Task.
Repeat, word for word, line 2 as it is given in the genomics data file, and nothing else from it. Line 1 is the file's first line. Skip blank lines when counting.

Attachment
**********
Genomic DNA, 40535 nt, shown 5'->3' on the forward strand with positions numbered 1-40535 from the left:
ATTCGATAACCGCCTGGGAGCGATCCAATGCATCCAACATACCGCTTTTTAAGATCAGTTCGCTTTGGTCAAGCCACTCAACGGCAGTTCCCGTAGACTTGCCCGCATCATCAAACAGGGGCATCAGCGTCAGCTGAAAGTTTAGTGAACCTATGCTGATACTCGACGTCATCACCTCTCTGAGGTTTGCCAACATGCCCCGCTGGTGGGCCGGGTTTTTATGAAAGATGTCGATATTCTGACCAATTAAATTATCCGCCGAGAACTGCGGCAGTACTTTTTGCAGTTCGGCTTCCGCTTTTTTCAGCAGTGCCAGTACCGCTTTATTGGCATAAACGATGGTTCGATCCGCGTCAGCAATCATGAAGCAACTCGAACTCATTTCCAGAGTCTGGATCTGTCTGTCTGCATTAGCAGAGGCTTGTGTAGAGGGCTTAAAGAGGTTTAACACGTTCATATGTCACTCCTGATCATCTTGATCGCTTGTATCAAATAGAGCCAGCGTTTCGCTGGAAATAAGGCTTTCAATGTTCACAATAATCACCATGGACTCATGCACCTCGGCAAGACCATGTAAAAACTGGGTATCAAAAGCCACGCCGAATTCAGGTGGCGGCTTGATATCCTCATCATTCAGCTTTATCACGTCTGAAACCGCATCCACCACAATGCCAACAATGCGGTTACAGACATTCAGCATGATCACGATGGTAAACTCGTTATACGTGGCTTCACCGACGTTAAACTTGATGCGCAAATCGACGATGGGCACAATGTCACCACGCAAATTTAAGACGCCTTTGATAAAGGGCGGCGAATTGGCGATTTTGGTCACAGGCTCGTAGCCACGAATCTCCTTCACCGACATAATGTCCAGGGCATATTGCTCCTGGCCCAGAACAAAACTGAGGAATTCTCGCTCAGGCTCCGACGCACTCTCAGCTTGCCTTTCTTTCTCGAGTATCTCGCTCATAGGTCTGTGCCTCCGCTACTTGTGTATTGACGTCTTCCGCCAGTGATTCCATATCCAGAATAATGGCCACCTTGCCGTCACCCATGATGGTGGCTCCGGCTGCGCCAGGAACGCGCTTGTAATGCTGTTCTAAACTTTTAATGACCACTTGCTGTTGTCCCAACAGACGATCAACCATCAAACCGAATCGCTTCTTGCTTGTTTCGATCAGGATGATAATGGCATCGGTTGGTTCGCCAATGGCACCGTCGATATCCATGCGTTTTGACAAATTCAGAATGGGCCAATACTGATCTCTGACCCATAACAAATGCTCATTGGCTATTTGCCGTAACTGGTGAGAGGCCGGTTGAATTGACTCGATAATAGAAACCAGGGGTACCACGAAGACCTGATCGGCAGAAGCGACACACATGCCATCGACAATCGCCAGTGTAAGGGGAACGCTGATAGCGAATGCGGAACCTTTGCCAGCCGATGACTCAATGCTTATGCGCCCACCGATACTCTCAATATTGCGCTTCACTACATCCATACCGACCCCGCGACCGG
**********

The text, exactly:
ATTCGATAACCGCCTGGGAGCGATCCAATGCATCCAACATACCGCTTTTTAAGATCAGTTCGCTTTGGTCAAGCCACTCAACGGCAGTTCCCGTAGACTTGCCCGCATCATCAAACAGGGGCATCAGCGTCAGCTGAAAGTTTAGTGAACCTATGCTGATACTCGACGTCATCACCTCTCTGAGGTTTGCCAACATGCCCCGCTGGTGGGCCGGGTTTTTATGAAAGATGTCGATATTCTGACCAATTAAATTATCCGCCGAGAACTGCGGCAGTACTTTTTGCAGTTCGGCTTCCGCTTTTTTCAGCAGTGCCAGTACCGCTTTATTGGCATAAACGATGGTTCGATCCGCGTCAGCAATCATGAAGCAACTCGAACTCATTTCCAGAGTCTGGATCTGTCTGTCTGCATTAGCAGAGGCTTGTGTAGAGGGCTTAAAGAGGTTTAACACGTTCATATGTCACTCCTGATCATCTTGATCGCTTGTATCAAATAGAGCCAGCGTTTCGCTGGAAATAAGGCTTTCAATGTTCACAATAATCACCATGGACTCATGCACCTCGGCAAGACCATGTAAAAACTGGGTATCAAAAGCCACGCCGAATTCAGGTGGCGGCTTGATATCCTCATCATTCAGCTTTATCACGTCTGAAACCGCATCCACCACAATGCCAACAATGCGGTTACAGACATTCAGCATGATCACGATGGTAAACTCGTTATACGTGGCTTCACCGACGTTAAACTTGATGCGCAAATCGACGATGGGCACAATGTCACCACGCAAATTTAAGACGCCTTTGATAAAGGGCGGCGAATTGGCGATTTTGGTCACAGGCTCGTAGCCACGAATCTCCTTCACCGACATAATGTCCAGGGCATATTGCTCCTGGCCCAGAACAAAACTGAGGAATTCTCGCTCAGGCTCCGACGCACTCTCAGCTTGCCTTTCTTTCTCGAGTATCTCGCTCATAGGTCTGTGCCTCCGCTACTTGTGTATTGACGTCTTCCGCCAGTGATTCCATATCCAGAATAATGGCCACCTTGCCGTCACCCATGATGGTGGCTCCGGCTGCGCCAGGAACGCGCTTGTAATGCTGTTCTAAACTTTTAATGACCACTTGCTGTTGTCCCAACAGACGATCAACCATCAAACCGAATCGCTTCTTGCTTGTTTCGATCAGGATGATAATGGCATCGGTTGGTTCGCCAATGGCACCGTCGATATCCATGCGTTTTGACAAATTCAGAATGGGCCAATACTGATCTCTGACCCATAACAAATGCTCATTGGCTATTTGCCGTAACTGGTGAGAGGCCGGTTGAATTGACTCGATAATAGAAACCAGGGGTACCACGAAGACCTGATCGGCAGAAGCGACACACATGCCATCGACAATCGCCAGTGTAAGGGGAACGCTGATAGCGAATGCGGAACCTTTGCCAGCCGATGACTCAATGCTTATGCGCCCACCGATACTCTCAATATTGCGCTTCACTACATCCATACCGACCCCGCGACCGG